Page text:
How Does the Transfer of Equity Work?

What is equity?

Equity is simply a legal term for how much of your property you own (as opposed to the bank).

For example, let’s say your house is worth £200,000 and you have an outstanding mortgage of £150,000. In this case, you would have £50,000 of equity.

Why might a transfer of equity be necessary?

The most common reason for a transfer of equity is when a marriage or partnership breaks down. Rather than sell a jointly owned property, one partner may decide to stay there and buy out the other.

The outgoing partner’s share of the equity is released so that they can be bought out.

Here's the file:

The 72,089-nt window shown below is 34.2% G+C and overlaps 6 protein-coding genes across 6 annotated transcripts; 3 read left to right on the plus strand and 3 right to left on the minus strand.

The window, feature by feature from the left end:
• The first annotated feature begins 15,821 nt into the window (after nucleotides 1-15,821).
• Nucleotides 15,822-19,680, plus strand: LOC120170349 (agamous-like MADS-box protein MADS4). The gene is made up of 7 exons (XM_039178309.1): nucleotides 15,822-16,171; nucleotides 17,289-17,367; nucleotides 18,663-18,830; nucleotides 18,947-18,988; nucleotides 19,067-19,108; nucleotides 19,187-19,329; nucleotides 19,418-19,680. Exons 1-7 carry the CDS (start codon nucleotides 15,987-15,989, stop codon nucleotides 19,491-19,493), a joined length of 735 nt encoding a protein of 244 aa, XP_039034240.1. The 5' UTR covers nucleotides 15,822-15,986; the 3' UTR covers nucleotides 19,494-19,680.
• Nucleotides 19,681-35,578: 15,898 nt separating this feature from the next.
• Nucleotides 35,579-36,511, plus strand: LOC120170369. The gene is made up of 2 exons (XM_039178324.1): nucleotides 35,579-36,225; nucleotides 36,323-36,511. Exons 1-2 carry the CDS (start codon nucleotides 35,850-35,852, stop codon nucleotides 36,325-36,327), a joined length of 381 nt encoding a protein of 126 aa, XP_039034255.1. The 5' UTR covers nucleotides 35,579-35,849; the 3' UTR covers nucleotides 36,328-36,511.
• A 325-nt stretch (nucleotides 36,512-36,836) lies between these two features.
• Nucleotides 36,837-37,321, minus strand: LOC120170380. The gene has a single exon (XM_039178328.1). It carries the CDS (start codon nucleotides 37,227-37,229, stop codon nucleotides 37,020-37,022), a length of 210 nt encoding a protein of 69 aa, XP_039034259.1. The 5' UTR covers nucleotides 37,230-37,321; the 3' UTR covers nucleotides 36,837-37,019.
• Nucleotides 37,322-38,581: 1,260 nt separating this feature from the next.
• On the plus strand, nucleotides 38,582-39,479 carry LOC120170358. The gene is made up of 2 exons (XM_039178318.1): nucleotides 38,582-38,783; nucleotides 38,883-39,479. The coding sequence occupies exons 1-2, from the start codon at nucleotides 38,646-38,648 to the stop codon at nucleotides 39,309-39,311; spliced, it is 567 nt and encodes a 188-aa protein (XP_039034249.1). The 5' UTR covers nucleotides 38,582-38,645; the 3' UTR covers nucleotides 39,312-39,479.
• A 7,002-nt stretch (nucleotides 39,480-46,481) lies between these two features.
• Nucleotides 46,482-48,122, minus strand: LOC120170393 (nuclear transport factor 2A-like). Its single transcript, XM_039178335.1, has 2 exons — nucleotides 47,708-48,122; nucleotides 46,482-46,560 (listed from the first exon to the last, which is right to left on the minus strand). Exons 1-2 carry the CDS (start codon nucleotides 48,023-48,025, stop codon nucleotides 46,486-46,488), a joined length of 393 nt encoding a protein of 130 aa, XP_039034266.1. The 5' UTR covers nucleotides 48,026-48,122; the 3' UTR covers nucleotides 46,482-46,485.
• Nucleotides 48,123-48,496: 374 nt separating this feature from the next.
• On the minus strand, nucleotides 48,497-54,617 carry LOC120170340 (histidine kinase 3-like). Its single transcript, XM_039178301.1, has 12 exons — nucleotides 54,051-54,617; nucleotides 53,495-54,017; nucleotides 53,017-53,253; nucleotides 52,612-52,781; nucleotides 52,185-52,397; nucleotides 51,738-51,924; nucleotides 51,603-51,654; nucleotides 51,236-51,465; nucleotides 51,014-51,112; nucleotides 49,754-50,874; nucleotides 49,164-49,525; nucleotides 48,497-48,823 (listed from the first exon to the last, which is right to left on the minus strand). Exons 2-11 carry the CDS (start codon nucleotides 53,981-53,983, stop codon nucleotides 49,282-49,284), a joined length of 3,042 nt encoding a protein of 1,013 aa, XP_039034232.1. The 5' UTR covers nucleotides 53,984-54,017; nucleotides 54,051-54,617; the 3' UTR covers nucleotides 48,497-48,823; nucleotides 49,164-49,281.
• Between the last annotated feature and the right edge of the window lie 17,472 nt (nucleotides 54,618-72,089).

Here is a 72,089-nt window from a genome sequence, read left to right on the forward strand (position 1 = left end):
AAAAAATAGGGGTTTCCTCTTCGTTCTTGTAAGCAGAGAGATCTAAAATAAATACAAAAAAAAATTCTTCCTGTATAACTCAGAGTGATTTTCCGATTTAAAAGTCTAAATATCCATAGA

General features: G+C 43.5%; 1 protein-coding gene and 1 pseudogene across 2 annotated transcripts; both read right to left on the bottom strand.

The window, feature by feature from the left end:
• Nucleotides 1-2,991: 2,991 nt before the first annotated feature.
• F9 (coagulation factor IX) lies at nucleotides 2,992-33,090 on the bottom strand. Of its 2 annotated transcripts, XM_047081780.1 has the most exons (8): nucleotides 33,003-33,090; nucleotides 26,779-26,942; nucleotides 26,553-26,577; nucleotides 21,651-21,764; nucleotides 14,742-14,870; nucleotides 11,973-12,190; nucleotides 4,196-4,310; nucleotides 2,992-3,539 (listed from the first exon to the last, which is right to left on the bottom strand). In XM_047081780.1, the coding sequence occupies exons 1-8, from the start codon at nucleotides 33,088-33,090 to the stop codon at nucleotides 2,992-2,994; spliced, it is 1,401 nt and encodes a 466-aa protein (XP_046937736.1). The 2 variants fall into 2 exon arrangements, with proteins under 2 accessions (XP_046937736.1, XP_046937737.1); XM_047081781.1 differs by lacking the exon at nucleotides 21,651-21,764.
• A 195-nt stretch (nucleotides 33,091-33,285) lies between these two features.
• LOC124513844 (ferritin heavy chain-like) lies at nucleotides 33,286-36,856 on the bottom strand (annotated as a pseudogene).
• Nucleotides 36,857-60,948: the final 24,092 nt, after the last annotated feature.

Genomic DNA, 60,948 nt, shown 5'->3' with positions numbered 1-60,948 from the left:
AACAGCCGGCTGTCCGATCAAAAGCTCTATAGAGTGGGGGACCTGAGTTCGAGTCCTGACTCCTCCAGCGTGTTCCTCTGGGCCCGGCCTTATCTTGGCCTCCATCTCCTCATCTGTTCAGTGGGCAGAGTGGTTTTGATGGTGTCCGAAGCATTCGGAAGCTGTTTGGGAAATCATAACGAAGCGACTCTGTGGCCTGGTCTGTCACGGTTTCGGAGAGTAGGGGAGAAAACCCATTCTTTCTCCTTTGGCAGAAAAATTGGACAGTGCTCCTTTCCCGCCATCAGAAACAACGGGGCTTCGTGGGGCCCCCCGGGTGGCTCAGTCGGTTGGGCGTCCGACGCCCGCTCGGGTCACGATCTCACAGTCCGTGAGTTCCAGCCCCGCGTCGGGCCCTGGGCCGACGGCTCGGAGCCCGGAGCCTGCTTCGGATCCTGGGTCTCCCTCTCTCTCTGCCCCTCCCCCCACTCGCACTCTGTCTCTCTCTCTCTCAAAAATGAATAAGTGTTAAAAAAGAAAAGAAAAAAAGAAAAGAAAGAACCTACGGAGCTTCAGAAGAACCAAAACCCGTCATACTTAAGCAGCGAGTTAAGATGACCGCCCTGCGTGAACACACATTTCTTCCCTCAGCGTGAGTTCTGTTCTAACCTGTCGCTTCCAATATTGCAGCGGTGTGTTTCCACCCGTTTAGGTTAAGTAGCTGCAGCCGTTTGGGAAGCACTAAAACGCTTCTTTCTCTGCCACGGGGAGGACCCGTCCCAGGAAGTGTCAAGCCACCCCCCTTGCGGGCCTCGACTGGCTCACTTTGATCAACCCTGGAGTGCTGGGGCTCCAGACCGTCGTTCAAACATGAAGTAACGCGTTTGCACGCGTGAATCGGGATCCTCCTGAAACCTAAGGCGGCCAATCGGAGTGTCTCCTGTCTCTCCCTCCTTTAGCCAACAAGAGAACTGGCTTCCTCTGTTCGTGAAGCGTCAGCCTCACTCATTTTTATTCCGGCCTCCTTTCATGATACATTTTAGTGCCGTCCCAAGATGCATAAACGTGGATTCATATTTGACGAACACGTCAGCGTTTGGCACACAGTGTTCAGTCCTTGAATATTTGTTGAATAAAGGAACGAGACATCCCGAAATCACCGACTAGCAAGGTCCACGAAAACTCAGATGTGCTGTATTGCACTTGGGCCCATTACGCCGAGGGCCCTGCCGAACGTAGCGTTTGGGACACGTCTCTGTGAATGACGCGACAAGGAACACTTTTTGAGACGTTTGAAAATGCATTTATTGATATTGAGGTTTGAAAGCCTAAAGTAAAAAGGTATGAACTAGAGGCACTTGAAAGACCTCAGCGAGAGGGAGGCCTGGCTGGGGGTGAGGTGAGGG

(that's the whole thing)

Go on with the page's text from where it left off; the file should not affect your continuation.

They are then removed from the title deeds and released from the mortgage obligations, which are taken on by the partner who stays.

What do I need to do?

You will need to instruct a conveyancing solicitor to carry out the legal work on your behalf. Fortunately, the work is relatively straightforward (for legal work!) and therefore not nearly as expensive as you might expect.

Typically, it can be done for £350 or less – including expenses and VAT. And that’s a very important point: There are a lot of cheap online quotes that don’t include expenses or VAT and end up being double or even triple the headline price.

Make sure that any quote you get includes both expenses and VAT before going ahead and instructing your solicitor.

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